Surety Bonds on the Rocks – Auctioneer Bond

Written by JoAnn Smith on December 28th, 2016. Posted in Commercial Bonds, License and Permit Bonds, On The Rocks, Surety Bond Blog

Bond Type:  Auctioneer Bond  bonnie - auctioneer
Definition:   This bond is for professional auctioneers.  It protects the public from fraud and other misuse of the process of auctioning property.  Most states require that individuals file a surety bond before they can be licensed as a professional auctioneer or auction house operator. Just like other surety bonds, auctioneer bonds protect consumers in the event of fraud or other ethical breaches. With this particular bond, consumers are typically protected against the substitution of goods and/or the misrepresentation of auction items by the auctioneer.
Requirements: 
  • Application on BuySurety.com
  • US citizen
  • Nothing derogatory on your credit report

Obligee:  State
Typical Bond Premium: This bond is based on personal credit and business history.  A Principal with strong personal credit might pay between 1.5 – 3%.  If the credit is lower the premium could go as high as 4-15%
Surety on the Rocks:  Apple Pie Cocktail 2 cups ice ½ cup Whiskey ½ cup apple liqueur 1 cup cranberry juice Sliced apples for garnish Add to shaker:  Ice, whiskey, apple liqueur, and cranberry juice.  Pour into 2 rocks glasses, and garnish with a slice of apple.bonnie happy hour  

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Surety Bonds on the Rocks

Written by JoAnn Smith on August 12th, 2016. Posted in Commercial Bonds, Surety Bond Blog

Bond Type:  Public Adjuster Bonds
Definition:   This bond is required for the principal to behave in compliance with the laws and regulations of the department of financial services.  The bond protects the department from financial loss and allows the department to recover losses if the principal is found guilty of fraud.    
Requirements: 
  • Application on BuySurety.com
  • US citizen
  • There cannot be a felony or a disqualifying misdemeanor on the record.
Obligee:  State
Typical Bond Premium:  This bond is based on risk assessment using personal credit score and years in business.
Surety on the Rocks:  Strawberry Slush 1 oz simple syrup 6 oz pineapple juice 2 oz lemonade concentrate 2 oz orange juice concentrate 4 strawberries 2 oz rum Lemon lime soda Combine simple syrup with the pineapple juice, concentrates, and strawberries in a blender.  Add rum. Put mix into freezer and freeze.  Serve the mixture in a glass and top with lemon lime soda. three drinks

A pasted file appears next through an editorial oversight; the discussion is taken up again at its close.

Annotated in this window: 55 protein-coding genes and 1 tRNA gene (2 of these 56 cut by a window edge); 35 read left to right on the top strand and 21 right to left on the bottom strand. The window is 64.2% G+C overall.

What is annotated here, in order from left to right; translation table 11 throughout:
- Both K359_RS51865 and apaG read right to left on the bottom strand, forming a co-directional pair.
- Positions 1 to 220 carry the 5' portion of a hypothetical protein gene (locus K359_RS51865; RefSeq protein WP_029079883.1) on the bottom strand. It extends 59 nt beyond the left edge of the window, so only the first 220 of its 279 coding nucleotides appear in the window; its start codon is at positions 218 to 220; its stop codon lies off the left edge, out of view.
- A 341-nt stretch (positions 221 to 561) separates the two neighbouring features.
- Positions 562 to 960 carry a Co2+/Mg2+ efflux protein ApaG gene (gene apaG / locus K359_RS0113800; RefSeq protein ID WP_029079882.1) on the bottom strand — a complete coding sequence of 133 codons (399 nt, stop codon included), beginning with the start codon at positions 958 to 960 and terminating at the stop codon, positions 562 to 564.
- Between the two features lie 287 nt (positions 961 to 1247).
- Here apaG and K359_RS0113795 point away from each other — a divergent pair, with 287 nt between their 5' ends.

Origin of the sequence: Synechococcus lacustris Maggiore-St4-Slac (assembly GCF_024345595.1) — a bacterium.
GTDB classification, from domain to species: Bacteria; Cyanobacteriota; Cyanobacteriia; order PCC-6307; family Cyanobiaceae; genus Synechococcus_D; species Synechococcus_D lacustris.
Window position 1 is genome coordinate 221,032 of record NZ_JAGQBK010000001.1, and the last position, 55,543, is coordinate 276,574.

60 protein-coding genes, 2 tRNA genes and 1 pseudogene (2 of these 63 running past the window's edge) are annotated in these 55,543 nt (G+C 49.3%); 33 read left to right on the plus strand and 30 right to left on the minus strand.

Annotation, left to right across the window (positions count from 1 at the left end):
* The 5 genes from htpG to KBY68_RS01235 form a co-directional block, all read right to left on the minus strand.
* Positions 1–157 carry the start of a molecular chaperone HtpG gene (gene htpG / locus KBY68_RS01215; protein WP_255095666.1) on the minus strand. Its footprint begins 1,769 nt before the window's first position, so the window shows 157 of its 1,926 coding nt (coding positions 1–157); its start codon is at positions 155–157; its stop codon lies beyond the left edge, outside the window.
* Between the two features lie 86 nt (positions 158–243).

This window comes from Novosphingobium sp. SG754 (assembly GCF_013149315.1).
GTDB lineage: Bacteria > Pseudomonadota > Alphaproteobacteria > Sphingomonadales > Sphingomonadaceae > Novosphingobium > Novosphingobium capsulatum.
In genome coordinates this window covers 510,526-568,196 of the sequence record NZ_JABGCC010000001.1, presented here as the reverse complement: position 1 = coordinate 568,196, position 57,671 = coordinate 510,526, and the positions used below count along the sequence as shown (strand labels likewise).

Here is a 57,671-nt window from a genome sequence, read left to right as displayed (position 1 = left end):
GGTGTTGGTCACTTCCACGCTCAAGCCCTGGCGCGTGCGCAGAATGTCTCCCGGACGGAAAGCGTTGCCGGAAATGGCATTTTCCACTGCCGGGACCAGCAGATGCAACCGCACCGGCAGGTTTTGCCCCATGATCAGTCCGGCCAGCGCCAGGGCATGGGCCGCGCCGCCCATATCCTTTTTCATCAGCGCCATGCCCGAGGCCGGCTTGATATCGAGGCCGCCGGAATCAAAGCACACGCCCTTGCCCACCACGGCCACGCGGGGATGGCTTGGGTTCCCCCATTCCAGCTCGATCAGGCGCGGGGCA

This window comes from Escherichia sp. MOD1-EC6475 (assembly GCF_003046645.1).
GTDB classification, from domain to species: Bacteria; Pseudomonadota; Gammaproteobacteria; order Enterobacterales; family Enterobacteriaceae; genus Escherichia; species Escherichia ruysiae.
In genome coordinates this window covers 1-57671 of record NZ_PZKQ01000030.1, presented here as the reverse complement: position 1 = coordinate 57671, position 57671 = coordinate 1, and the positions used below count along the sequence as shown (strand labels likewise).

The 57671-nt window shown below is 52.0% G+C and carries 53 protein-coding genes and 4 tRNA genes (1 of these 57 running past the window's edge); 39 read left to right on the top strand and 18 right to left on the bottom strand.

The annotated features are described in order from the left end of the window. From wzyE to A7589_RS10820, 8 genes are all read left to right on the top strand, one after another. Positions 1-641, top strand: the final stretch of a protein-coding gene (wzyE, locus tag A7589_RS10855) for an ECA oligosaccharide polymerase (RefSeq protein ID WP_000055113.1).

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Surety on the Rocks

Written by JoAnn Smith on June 7th, 2016. Posted in Commercial Bonds, License and Permit Bonds, On The Rocks, Surety Bond Blog

One of the most commonly asked questions in surety bonds is how much will my bond cost.  This is a much more complex question than one would think.  There are over 4000 commercial surety bonds required across this great nation.  Some carry a very low risk of loss and are typically priced at 1% of the bond amount required and are written pretty freely (meaning no credit check or financials required).  However, the majority of bonds carry a moderate to high risk of loss and require an underwriting review that includes person credit check of all owners owning 20% or more of the company. Then based on the credit review, the surety company will make an offer anywhere between 1-20% of the bond amount.  Other factors of the rating process include number of years in business, corporate financials and the loss ratio of the particular type of surety bond.  Having weak or poor credit will not necessarily disqualify you, but the following things may: Non-US citizen, owing child support and any past claims paid to a surety company.Apply Here
COD – 2 oz Orange Vodka, 1 splash of Sprite, Cranberry Juice  Fill a pint glass with ice.  Pour in vodka and cranberry juice leaving a little room for the splash of Sprite.  Enjoythree drinks

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Surety Bond News – Newly Enacted Laws

Written by JoAnn Smith on March 10th, 2016. Posted in Commercial Bonds, Idaho, Legislation, License and Permit Bonds, South Dakota, Surety Bond Blog, Tax and Fees Bonds, Virginia, Wisconsin

Idaho Tax Bond – HB 376 provides that the surety bond required for cigarette wholesalers must be equal to twice the estimated average tax liability for the reporting period for which a return must be filed, or the value of stamps in the wholesaler’s inventory including those ordered but not yet received, whichever is greater. Prior law required the surety bond only to be equal to at least twice the average tax liability. The new law repeals the $1,000 minimum bond amount. The new law became effective upon enactment. (03/02)
  Idaho Reclamation Surety Bond – Surface Mining – SB 1197 increases the maximum amount of the performance bond required to secure the reclamation of a surface mining site from $2,500 per acre to $15,000 per acre. The new law requires the State Board of Land Commissioners to issue a written notice of a rejection of an application for bond release that explains the reasons for the rejection. The new law becomes effective on July 1, 2016. (03/08)